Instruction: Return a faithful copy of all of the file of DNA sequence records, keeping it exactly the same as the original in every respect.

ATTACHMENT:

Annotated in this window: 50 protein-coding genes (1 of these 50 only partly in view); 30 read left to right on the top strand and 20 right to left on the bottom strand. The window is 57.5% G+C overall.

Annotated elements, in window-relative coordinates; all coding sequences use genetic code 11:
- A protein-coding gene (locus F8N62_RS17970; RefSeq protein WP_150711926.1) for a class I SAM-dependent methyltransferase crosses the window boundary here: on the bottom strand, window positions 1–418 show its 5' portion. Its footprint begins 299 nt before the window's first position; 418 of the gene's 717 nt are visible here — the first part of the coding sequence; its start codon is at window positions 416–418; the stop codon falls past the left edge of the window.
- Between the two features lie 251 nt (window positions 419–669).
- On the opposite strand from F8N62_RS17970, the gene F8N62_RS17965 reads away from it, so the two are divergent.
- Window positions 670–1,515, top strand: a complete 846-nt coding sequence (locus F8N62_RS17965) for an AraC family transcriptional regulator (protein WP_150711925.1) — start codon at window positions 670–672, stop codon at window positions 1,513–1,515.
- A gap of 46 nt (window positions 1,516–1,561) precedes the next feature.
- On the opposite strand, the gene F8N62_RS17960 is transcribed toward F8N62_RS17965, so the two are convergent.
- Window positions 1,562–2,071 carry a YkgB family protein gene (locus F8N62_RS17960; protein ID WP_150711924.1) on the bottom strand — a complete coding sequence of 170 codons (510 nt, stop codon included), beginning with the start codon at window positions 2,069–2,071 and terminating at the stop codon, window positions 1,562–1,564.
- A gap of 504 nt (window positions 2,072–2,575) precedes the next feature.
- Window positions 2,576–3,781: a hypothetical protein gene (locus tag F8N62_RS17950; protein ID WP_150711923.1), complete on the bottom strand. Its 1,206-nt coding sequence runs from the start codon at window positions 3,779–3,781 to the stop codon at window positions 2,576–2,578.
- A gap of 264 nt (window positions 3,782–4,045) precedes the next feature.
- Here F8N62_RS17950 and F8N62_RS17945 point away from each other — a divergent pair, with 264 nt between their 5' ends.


Annotated in this window: 50 protein-coding genes (1 of these 50 only partly in view); 30 read left to right on the top strand and 20 right to left on the bottom strand. The window is 57.5% G+C overall.

Annotated elements, in window-relative coordinates; all coding sequences use genetic code 11:
- A protein-coding gene (locus F8N62_RS17970; RefSeq protein WP_150711926.1) for a class I SAM-dependent methyltransferase crosses the window boundary here: on the bottom strand, window positions 1–418 show its 5' portion. Its footprint begins 299 nt before the window's first position; 418 of the gene's 717 nt are visible here — the first part of the coding sequence; its start codon is at window positions 416–418; the stop codon falls past the left edge of the window.
- Between the two features lie 251 nt (window positions 419–669).
- On the opposite strand from F8N62_RS17970, the gene F8N62_RS17965 reads away from it, so the two are divergent.
- Window positions 670–1,515, top strand: a complete 846-nt coding sequence (locus F8N62_RS17965) for an AraC family transcriptional regulator (protein WP_150711925.1) — start codon at window positions 670–672, stop codon at window positions 1,513–1,515.
- A gap of 46 nt (window positions 1,516–1,561) precedes the next feature.
- On the opposite strand, the gene F8N62_RS17960 is transcribed toward F8N62_RS17965, so the two are convergent.
- Window positions 1,562–2,071 carry a YkgB family protein gene (locus F8N62_RS17960; protein ID WP_150711924.1) on the bottom strand — a complete coding sequence of 170 codons (510 nt, stop codon included), beginning with the start codon at window positions 2,069–2,071 and terminating at the stop codon, window positions 1,562–1,564.
- A gap of 504 nt (window positions 2,072–2,575) precedes the next feature.
- Window positions 2,576–3,781: a hypothetical protein gene (locus tag F8N62_RS17950; protein ID WP_150711923.1), complete on the bottom strand. Its 1,206-nt coding sequence runs from the start codon at window positions 3,779–3,781 to the stop codon at window positions 2,576–2,578.
- A gap of 264 nt (window positions 3,782–4,045) precedes the next feature.
- Here F8N62_RS17950 and F8N62_RS17945 point away from each other — a divergent pair, with 264 nt between their 5' ends.